An examination of the process to produce loose and free-flowing powder at low temperatures and low pressures, all in one vessel
Discovered about one hundred years ago freeze-drying (also called lyophilization) has made a tremendous development in the previous century. From a curious lab experiment it has been evolved into a mature production technique for materials which are instable at room temperature when having their natural moisture content. Freeze drying involves the sublimation of a frozen solvent. After freezing the substrate is brought into trays in a chamber and by applying a deep vacuum the solvent is sublimated from the solid state directly into the vapor phase. Typical vacuum levels are between 1 mbar and 0.01 mbar. For example when water is sublimated such deep vacuum levels ensure sublimation temperatures of -20oC degrees or lower.
By freeze drying, a product can be obtained with good shelf stability and which will remain unchanged after reconstitution with the solvent. In other words by the freeze drying process the material to be dried is frozen in its original structure and the solvent is removed from this structure without changing this structure.
A disadvantage of the conventional tray-dryer type of freeze dryer is the lump formation when the material is dried on a larger scale. Despite the optimal structure of the individual product particles, the layer on the plates will usually form one piece of hard baked material. Another disadvantage could be the relative low heat transfer rate due to the quiescent state of the material. Often the product has to be crushed after freeze drying, which may lead to damage of the product structure. All these individual steps in the production process involve labor intensive handling of material in trays, making this unique technology one of the most expensive unit operations in pharmaceutical industries.
Why a stirred freeze dryer?
Early experiments with a conventional vacuum dryer operated at low temperatures and low pressures showed that it is possible to operate a freeze dryer under stirred conditions. The result is a lump-free, free-flowing product. Stirred freeze dryers also exhibit a better heat transfer rate due to the continuous mixing of the product, which shortens the drying process. Finally the freezing step is simplified because all steps can be done in a single processing unit in stead of handling trays filled with product between freezing units, drying chambers and crushers. This results in easy handling of the product especially when compared to the traditional tray dryer equipment.
The positive results of these initial experiments have led to the development of a commercial stirred freeze drying technology. In a dedicated designed stirred drying chamber the material to be dried is frozen. Due to stirring motion the material, being either a liquid, paste or solid, will be transformed into solid granules. The granules can have sizes and shapes which are controlled by the mixing characteristics of the machine. Once the freezing step is completed the drying chamber is closed and vacuum is applied. After evacuation of the freezing agent the sublimation process will start. From this stage the product temperature is dictated by the vacuum level. During sublimation the heat is supplied through the jacket and efficiently distributed throughout the product by the stirrer. The initially coarse granules will gradually reduce in size due to the sublimation of the connecting ice structure in between the frozen material. The released dried particles will make up a loose powder. Towards the end of the drying process when most of the frozen solvent is sublimated the product temperature will start to rise. Finally the product temperature will equalize the wall temperature, indicating that the drying process is finished. By then all material is transformed into a fine and loose powder, After breaking the vacuum the dryer can be discharged easily from the dryer vessel, assisted by the transporting characteristics of the mixing element.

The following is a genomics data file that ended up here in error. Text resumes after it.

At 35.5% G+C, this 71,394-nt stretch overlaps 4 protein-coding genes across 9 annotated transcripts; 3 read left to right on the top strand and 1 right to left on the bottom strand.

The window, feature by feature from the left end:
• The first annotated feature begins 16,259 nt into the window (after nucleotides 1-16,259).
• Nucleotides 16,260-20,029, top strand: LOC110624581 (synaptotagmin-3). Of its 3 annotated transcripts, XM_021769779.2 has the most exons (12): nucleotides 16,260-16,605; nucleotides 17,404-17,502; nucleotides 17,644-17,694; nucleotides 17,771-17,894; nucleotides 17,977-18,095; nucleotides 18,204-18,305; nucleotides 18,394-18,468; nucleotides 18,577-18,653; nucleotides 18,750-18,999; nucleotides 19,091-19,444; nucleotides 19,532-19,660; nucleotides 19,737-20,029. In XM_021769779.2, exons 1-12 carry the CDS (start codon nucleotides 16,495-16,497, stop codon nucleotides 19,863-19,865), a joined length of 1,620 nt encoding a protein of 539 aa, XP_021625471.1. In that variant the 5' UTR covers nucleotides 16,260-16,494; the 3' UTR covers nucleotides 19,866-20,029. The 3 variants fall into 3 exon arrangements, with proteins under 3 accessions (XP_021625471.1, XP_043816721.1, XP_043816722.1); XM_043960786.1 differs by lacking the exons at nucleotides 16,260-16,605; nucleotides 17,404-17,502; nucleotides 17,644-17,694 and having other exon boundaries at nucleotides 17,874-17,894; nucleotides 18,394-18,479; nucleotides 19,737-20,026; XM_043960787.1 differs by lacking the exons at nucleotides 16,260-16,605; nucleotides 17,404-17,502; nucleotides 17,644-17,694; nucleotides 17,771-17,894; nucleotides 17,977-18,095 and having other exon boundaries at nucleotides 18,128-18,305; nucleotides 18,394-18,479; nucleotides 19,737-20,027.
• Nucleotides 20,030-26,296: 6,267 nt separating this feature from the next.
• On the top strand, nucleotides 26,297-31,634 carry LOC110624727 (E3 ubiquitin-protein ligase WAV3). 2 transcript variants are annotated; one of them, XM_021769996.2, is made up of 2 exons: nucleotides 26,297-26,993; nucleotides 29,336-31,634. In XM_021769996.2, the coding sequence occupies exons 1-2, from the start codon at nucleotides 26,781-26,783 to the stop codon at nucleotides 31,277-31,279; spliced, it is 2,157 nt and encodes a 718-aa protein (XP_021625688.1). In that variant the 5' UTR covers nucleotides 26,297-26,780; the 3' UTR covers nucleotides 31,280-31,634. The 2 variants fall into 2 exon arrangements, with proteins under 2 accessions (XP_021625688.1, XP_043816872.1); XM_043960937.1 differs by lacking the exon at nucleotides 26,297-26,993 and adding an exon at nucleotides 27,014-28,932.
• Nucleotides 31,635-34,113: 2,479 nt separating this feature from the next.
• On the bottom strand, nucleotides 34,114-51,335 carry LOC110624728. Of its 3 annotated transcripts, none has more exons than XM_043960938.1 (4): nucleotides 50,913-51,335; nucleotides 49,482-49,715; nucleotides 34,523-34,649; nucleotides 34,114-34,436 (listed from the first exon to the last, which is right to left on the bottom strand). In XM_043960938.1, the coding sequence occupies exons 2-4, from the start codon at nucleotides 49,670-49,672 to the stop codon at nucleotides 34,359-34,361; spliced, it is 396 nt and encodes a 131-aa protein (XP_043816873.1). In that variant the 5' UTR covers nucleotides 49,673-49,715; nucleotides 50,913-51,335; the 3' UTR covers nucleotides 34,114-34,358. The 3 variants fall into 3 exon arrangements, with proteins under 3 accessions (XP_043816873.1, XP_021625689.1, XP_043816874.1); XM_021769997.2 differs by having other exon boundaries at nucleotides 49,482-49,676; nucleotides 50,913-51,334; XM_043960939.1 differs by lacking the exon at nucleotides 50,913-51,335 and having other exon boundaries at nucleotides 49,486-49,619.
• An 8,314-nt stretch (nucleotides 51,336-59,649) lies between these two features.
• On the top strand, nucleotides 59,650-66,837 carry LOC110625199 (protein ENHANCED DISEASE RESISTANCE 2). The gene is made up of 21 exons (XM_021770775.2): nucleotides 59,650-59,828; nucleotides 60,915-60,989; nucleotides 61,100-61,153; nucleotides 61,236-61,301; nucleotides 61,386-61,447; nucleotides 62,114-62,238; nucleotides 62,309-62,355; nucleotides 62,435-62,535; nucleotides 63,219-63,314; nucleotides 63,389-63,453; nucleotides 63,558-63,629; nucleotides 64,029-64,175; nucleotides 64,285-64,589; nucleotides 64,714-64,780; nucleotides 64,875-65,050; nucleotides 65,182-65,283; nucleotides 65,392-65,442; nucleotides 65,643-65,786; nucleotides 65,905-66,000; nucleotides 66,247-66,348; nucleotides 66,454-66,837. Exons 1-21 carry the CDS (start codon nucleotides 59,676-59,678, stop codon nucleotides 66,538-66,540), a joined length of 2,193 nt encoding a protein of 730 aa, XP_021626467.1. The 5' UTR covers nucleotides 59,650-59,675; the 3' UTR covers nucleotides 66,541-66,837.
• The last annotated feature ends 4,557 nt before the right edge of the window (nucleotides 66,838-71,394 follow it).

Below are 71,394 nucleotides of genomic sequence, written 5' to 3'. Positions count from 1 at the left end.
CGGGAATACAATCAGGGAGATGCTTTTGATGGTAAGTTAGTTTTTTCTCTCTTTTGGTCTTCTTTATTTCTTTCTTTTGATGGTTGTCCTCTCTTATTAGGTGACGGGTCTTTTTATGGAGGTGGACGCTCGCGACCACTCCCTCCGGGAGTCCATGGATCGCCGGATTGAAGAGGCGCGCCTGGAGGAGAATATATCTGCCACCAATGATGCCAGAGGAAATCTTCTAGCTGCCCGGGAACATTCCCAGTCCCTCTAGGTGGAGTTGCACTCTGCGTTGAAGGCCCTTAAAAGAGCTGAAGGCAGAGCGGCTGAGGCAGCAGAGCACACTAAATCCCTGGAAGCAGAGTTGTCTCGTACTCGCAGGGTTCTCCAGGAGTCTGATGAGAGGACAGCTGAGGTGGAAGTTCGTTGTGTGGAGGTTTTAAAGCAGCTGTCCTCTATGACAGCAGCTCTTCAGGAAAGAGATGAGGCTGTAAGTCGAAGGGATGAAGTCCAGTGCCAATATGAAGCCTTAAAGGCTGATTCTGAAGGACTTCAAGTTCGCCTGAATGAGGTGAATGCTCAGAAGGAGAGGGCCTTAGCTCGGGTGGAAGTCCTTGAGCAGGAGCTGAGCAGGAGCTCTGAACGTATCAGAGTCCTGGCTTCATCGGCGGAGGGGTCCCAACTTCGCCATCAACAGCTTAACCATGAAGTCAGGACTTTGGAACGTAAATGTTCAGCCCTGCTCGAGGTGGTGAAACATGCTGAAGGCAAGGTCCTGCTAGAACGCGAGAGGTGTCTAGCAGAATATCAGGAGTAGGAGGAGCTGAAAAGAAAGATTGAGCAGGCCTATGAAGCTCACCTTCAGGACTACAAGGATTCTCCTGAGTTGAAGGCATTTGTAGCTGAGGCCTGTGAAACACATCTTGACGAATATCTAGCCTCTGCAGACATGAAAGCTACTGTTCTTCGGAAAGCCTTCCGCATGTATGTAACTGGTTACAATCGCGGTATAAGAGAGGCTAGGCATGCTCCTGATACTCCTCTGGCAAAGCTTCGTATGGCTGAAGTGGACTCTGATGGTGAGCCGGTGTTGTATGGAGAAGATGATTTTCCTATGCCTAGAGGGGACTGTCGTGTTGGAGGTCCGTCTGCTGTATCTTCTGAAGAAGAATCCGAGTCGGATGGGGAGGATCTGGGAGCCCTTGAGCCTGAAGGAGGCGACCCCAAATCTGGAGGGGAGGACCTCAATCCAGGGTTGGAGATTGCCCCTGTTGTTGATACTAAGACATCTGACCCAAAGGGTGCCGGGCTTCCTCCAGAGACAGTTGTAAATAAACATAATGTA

The main application of stirred freeze drying is found in pharmaceuticals, e.g. 30% of all antibiotics, 90% of the macromolecules and 50% of the electrolytes are being produced by freeze-drying. Other products typically produced by freeze-drying are: proteins, hormones, viruses, vaccines, bacteria, yeasts, blood serum, liposomes and transplant materials like collagen sponge. Especially the drying of probiotics offers an excellent application of the stirred freeze drying technology. For all these products the decisive factor to use freeze-drying is the preservation of the product structure, particle size and the minimal temperature load.
Another fast growing market for the application of stirred freeze drying on a larger scale is the materials business, in particular for nano-materials. By using stirred freeze drying for these wet base processed materials special advantages are obtained. The suspended particles remain separated during the freezing as well as the drying process. During the progress in sublimation single particles will become separated, but the continuous mixing of the material will induce the formation of weak agglomerates. The final product will consist of loosely bound single particles forming a fine cohesive powder.
From lab-scale to bulk quantities With the introduction of the stirred freeze drying technology a new type of production technology has been made available. Stirred freeze dryer batch volumes can range from a few liters for lab-scale and small scale production applications to bulk drying of a several cubic meters. In all sizes the advantages are obvious: rapid drying, simple product handling and an unique product quality.
For more information about the Freeze Drying Technology: Hosokawa Micron Powder Systems 10 Chatham Rd. Summit NJ, 07901 Tel: 908-273-6360 Internet: www.hmicronpowder.com